At 7.30 am on the 20th the Tutanekai was observed coming up the east coast, and as we had ‘elephanted’ at 6 am we were ready to face the day. I went across to the sealers’ hut and accompanied Bauer in the launch to the ship, which lay at anchor about a mile from the shore. We scrambled on board, where I met Captain Bollons. He received me most courteously, and, after discussing several matters, suggested landing the stores straight away. I got into the launch to return to the shore, but the wind had freshened and was soon blowing a fresh gale. Still, Bauer thought we should have no difficulty and we pushed off from the ship. The engine of the launch failed after we had gone a few yards, the boat was blown rapidly down the coast, and we were eventually thrown out into the surf at ‘The Nuggets’. The Captain, who witnessed our plight, sent his launch in pursuit of us, but its engines also failed. It now became necessary for the crew of the whale boat to go to the assistance of the launch. However, they could do nothing against the wind, and, in the end, the ship herself got up anchor, gave the two boats a line and towed them back to the former anchorage. The work of unloading now commenced, though a fairly heavy surf was running. But the whaleboat of the Tutanekai was so dexterously handled by the boatswain that most of our stores were landed during the day.
Sawyer went on board the Tutanekai in the afternoon, thus severing his connection with the Expedition, after having been with us on the island since December 1911. On the following morning, some sheep, coal and flour were landed, and, with a whistled goodbye, the Tutanekai started north on her visit to other islands.
Our short period of stress was over and we all felt glad. From that time onwards we ate no more elephant meat ‘straight’. A sheep was killed just as the Tutanekai left, and we had roast mutton, scones, butter, jam, fruit and rice for tea. It was a rare treat.
All the stores were now brought up from the landing place, and as I had put up several extra shelves some weeks previously, plenty of room was found for all the perishable commodities inside the Shack.
The beginning of September found me fairly busy. In addition to the meteorological work, the results of which were always kept reduced and entered up, I had to work on Wireless Hill during the evening and make auroral observations on any night during which there was a display, attending to the stores and taking the week of cooking as it came along.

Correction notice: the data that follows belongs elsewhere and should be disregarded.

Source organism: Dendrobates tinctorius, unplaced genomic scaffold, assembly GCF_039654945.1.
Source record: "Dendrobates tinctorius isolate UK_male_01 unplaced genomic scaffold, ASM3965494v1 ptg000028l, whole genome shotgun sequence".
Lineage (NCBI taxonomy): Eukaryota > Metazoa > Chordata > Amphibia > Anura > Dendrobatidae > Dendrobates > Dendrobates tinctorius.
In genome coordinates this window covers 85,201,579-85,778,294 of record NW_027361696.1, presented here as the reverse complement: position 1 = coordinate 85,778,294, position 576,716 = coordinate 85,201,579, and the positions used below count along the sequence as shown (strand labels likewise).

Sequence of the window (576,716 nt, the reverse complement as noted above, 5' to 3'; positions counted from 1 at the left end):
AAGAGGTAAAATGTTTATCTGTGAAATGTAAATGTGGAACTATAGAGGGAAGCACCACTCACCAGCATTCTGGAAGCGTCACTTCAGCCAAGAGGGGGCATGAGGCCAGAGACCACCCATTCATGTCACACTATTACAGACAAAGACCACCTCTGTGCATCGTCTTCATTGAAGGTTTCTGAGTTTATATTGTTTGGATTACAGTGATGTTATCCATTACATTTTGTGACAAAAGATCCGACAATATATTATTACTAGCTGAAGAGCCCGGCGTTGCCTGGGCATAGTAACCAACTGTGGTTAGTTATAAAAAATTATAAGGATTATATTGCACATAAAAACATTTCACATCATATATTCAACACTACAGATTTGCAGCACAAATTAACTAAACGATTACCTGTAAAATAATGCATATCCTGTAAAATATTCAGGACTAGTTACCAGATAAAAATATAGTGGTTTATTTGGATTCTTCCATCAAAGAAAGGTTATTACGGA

Blake and Hamilton went down the island for several days on September 3, since they had some special observations to make in the vicinity of Sandy Bay.
The sea elephant season was now in progress, and many rookeries were well formed by the middle of the month. The skuas had returned, and on the 19th the advance guard of the royal penguins arrived. The gentoos had established themselves in their old ‘claims’, and since the 12th we had been using their eggs for cooking.
Early in September time signals were received from Melbourne, and these were transmitted through to Adélie Land. This practice was kept up throughout the month and in many cases the signals were acknowledged.
Blake and Hamilton returned to the Shack on the 24th, but left again on the 30th, as they had some more photographic work to do in the vicinity of Green Valley and Sandy Bay.
Blake made a special trip to Sandy Bay on October 30 to bring back some geological specimens and other things he had left there, but on reaching the spot found that the old hut had been burned to the ground, apparently only a few hours before, since it was still smouldering. Many articles were destroyed, among which were two sleeping bags, a sextant, gun, blankets, photographic plates, bird specimens and articles of clothing. It was presumed that rats had originated the fire from wax matches which had been left lying on a small shelf.
On November 9 we heard that the Aurora would leave Hobart on the 19th for Antarctica, picking us up on the way and landing three men on the island to continue the wireless and meteorological work.
We sighted the Rachel Cohen bearing down on the island on November 18, and at 5.15 pm she came to an anchorage in Northeast Bay. She brought down the remainder of our coal and some salt for Hamilton for the preservation of specimens.
On the next night it was learned that the Aurora had left Hobart on her way south, expecting to reach us about the 28th, as some sounding and dredging were being done en route.
Everybody now became very busy making preparations for departure. Time passed very quickly, and November 28 dawned fine and bright. The Rachel Cohen, which had been lying in the bay loading oil, had her full complement on board by 10 am, and shortly afterwards we trooped across to say goodbye to Bauer and the other sealers, who were all returning to Hobart. It was something of a coincidence that they took their departure on the very day our ship was to arrive. Their many acts of kindness towards us will ever be recalled by the members of the party, and we look upon our harmonious neighbourly association together with feelings of great pleasure.
A keen lookout was then kept for signs of our own ship, but it was not until 8 pm that Blake, who was up on the hill side, called out, ‘Here she comes’, and we climbed up to take in the goodly sight. Just visible, away in the northwest, there was a line of thin smoke, and in about half an hour the Aurora dropped anchor in Hasselborough Bay.